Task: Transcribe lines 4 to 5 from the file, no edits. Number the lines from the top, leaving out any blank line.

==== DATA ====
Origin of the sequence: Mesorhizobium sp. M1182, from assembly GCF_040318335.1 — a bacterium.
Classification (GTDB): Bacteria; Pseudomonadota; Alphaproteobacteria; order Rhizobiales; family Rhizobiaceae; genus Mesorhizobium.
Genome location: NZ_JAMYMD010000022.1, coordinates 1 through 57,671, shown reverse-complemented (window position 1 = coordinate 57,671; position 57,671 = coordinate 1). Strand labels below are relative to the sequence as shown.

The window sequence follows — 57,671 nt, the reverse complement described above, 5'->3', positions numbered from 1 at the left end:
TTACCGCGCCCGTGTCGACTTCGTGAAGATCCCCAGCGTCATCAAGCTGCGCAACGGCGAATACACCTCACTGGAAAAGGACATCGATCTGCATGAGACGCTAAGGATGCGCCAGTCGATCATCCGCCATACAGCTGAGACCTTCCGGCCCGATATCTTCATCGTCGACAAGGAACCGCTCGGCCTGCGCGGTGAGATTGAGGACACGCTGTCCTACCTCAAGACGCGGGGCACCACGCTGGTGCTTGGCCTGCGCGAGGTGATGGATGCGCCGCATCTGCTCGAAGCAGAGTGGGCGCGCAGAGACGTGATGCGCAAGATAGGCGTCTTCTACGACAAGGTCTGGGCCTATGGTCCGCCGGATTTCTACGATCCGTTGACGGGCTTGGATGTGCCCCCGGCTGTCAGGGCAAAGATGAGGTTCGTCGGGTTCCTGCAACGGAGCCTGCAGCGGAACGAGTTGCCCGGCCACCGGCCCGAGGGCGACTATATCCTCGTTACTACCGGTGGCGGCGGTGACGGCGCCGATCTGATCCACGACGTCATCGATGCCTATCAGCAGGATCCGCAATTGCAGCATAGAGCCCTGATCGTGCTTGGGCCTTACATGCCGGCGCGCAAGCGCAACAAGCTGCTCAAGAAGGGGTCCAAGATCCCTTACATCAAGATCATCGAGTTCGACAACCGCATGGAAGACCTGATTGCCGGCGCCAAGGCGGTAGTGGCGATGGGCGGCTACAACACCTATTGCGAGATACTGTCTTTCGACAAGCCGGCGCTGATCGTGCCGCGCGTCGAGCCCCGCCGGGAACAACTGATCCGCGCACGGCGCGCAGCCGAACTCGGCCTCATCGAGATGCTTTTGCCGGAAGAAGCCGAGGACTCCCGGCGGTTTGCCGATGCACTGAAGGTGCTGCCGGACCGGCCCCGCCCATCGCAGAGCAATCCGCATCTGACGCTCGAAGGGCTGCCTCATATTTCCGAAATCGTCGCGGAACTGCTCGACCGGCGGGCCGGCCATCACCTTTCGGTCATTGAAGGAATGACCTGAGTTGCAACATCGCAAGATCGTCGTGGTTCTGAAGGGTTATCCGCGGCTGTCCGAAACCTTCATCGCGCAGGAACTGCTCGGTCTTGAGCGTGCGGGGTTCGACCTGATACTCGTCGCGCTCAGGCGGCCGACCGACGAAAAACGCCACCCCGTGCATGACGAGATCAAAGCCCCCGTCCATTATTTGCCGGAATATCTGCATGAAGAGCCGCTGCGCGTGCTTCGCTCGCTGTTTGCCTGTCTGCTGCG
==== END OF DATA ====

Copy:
The window sequence follows — 57,671 nt, the reverse complement described above, 5'->3', positions numbered from 1 at the left end:
TTACCGCGCCCGTGTCGACTTCGTGAAGATCCCCAGCGTCATCAAGCTGCGCAACGGCGAATACACCTCACTGGAAAAGGACATCGATCTGCATGAGACGCTAAGGATGCGCCAGTCGATCATCCGCCATACAGCTGAGACCTTCCGGCCCGATATCTTCATCGTCGACAAGGAACCGCTCGGCCTGCGCGGTGAGATTGAGGACACGCTGTCCTACCTCAAGACGCGGGGCACCACGCTGGTGCTTGGCCTGCGCGAGGTGATGGATGCGCCGCATCTGCTCGAAGCAGAGTGGGCGCGCAGAGACGTGATGCGCAAGATAGGCGTCTTCTACGACAAGGTCTGGGCCTATGGTCCGCCGGATTTCTACGATCCGTTGACGGGCTTGGATGTGCCCCCGGCTGTCAGGGCAAAGATGAGGTTCGTCGGGTTCCTGCAACGGAGCCTGCAGCGGAACGAGTTGCCCGGCCACCGGCCCGAGGGCGACTATATCCTCGTTACTACCGGTGGCGGCGGTGACGGCGCCGATCTGATCCACGACGTCATCGATGCCTATCAGCAGGATCCGCAATTGCAGCATAGAGCCCTGATCGTGCTTGGGCCTTACATGCCGGCGCGCAAGCGCAACAAGCTGCTCAAGAAGGGGTCCAAGATCCCTTACATCAAGATCATCGAGTTCGACAACCGCATGGAAGACCTGATTGCCGGCGCCAAGGCGGTAGTGGCGATGGGCGGCTACAACACCTATTGCGAGATACTGTCTTTCGACAAGCCGGCGCTGATCGTGCCGCGCGTCGAGCCCCGCCGGGAACAACTGATCCGCGCACGGCGCGCAGCCGAACTCGGCCTCATCGAGATGCTTTTGCCGGAAGAAGCCGAGGACTCCCGGCGGTTTGCCGATGCACTGAAGGTGCTGCCGGACCGGCCCCGCCCATCGCAGAGCAATCCGCATCTGACGCTCGAAGGGCTGCCTCATATTTCCGAAATCGTCGCGGAACTGCTCGACCGGCGGGCCGGCCATCACCTTTCGGTCATTGAAGGAATGACCTGAGTTGCAACATCGCAAGATCGTCGTGGTTCTGAAGGGTTATCCGCGGCTGTCCGAAACCTTCATCGCGCAGGAACTGCTCGGTCTTGAGCGTGCGGGGTTCGACCTGATACTCGTCGCGCTCAGGCGGCCGACCGACGAAAAACGCCACCCCGTGCATGACGAGATCAAAGCCCCCGTCCATTATTTGCCGGAATATCTGCATGAAGAGCCGCTGCGCGTGCTTCGCTCGCTGTTTGCCTGTCTGCTGCG